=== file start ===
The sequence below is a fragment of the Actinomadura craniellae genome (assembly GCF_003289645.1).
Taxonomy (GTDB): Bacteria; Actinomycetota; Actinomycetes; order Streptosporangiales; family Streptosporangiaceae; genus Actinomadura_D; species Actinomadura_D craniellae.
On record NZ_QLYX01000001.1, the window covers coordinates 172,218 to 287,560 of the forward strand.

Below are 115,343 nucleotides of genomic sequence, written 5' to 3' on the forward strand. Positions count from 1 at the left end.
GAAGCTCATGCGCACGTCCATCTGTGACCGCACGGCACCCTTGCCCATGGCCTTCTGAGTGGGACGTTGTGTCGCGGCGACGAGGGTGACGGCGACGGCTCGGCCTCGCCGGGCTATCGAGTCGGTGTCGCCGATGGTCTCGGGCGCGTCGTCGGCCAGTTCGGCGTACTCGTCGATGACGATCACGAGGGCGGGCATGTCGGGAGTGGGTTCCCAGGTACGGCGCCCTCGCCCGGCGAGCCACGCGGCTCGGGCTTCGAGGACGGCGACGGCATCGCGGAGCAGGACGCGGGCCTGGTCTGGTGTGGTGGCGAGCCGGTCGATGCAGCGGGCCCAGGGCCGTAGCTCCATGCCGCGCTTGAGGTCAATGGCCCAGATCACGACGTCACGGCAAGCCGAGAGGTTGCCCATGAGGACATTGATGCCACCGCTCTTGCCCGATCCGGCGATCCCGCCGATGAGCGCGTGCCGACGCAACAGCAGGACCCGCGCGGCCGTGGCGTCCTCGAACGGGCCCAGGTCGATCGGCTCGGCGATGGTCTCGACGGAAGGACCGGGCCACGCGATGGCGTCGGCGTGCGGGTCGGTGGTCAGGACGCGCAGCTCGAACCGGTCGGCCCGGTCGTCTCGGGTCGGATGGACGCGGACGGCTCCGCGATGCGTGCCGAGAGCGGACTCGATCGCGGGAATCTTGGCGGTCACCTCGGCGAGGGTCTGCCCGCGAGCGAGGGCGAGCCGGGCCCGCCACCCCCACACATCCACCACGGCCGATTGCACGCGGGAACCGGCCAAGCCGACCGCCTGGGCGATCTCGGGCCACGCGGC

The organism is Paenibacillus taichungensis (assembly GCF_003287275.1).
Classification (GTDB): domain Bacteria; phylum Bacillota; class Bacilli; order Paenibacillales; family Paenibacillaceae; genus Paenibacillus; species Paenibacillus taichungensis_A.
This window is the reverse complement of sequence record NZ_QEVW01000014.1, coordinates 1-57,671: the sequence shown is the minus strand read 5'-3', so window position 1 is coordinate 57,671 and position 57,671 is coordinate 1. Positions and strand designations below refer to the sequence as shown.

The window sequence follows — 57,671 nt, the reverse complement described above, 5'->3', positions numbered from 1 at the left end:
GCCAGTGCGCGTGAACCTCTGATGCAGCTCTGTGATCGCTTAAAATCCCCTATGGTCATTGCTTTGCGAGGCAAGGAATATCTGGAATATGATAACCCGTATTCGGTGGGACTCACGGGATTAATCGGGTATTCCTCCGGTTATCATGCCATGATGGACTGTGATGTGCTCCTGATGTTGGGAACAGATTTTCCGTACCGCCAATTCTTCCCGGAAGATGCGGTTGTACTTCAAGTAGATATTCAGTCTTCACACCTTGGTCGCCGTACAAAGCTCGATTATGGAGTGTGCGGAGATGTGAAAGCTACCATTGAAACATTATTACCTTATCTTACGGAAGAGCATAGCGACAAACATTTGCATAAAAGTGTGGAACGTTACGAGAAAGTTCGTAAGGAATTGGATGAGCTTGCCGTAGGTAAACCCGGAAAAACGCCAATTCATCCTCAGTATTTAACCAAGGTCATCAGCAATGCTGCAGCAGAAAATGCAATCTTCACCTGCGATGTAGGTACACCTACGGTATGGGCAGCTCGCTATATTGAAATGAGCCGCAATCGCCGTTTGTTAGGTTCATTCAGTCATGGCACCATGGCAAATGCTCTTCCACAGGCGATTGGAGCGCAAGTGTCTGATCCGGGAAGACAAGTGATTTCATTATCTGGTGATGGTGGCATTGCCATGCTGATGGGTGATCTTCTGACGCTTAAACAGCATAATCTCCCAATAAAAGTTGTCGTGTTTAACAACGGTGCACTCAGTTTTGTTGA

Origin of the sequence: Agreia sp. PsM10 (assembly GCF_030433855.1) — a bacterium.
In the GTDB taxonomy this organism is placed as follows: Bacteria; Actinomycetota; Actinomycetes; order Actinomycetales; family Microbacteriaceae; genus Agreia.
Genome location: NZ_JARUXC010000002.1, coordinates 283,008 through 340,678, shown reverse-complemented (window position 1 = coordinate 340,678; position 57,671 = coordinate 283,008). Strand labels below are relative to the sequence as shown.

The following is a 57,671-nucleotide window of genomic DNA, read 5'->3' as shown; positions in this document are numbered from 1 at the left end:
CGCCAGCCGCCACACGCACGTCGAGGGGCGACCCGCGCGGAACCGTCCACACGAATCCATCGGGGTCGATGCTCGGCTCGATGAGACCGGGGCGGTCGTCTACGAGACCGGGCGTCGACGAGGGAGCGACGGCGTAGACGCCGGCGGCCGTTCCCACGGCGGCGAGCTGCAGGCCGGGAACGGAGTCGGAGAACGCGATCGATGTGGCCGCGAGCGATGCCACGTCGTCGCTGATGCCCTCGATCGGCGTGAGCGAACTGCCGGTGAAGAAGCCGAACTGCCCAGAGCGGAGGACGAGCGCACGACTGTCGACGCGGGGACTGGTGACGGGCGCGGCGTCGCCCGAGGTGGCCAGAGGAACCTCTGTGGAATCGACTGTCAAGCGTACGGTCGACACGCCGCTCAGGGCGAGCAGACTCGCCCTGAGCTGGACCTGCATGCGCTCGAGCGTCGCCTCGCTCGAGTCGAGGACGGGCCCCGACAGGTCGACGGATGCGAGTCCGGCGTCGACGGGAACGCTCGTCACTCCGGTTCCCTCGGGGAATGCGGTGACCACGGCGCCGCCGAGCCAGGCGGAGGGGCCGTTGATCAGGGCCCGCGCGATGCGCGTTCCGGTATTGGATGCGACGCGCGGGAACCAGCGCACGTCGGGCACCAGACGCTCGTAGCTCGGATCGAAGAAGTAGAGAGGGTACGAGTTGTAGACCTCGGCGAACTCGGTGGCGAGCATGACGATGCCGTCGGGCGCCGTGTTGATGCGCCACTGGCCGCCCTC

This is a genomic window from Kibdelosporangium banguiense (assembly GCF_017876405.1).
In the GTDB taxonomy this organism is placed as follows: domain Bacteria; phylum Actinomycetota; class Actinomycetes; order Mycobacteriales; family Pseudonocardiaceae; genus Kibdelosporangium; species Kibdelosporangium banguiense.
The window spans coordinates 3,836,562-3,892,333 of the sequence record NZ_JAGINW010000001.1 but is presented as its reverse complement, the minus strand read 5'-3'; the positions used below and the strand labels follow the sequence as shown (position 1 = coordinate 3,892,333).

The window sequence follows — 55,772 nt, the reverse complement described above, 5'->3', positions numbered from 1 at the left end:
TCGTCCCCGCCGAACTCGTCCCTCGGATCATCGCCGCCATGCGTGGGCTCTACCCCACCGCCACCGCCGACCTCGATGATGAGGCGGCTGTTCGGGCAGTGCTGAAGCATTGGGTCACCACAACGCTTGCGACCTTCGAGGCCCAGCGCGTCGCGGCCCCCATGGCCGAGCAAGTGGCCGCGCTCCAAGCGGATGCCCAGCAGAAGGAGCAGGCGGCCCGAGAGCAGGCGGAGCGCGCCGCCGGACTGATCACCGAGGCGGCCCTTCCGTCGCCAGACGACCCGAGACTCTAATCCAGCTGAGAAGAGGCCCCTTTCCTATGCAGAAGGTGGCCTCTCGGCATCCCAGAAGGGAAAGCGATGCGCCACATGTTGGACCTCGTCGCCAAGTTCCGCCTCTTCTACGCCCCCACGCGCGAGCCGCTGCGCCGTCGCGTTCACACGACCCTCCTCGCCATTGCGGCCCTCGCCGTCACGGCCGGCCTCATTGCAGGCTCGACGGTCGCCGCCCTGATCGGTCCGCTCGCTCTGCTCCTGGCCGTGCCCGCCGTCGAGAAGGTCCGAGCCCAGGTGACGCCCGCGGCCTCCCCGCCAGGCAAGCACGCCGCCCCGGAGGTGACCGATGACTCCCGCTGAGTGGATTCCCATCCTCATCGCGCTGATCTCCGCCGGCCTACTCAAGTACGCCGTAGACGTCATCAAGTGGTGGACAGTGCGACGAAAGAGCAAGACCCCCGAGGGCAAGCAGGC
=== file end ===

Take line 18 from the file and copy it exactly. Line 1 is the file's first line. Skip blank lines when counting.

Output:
The window spans coordinates 3,836,562-3,892,333 of the sequence record NZ_JAGINW010000001.1 but is presented as its reverse complement, the minus strand read 5'-3'; the positions used below and the strand labels follow the sequence as shown (position 1 = coordinate 3,892,333).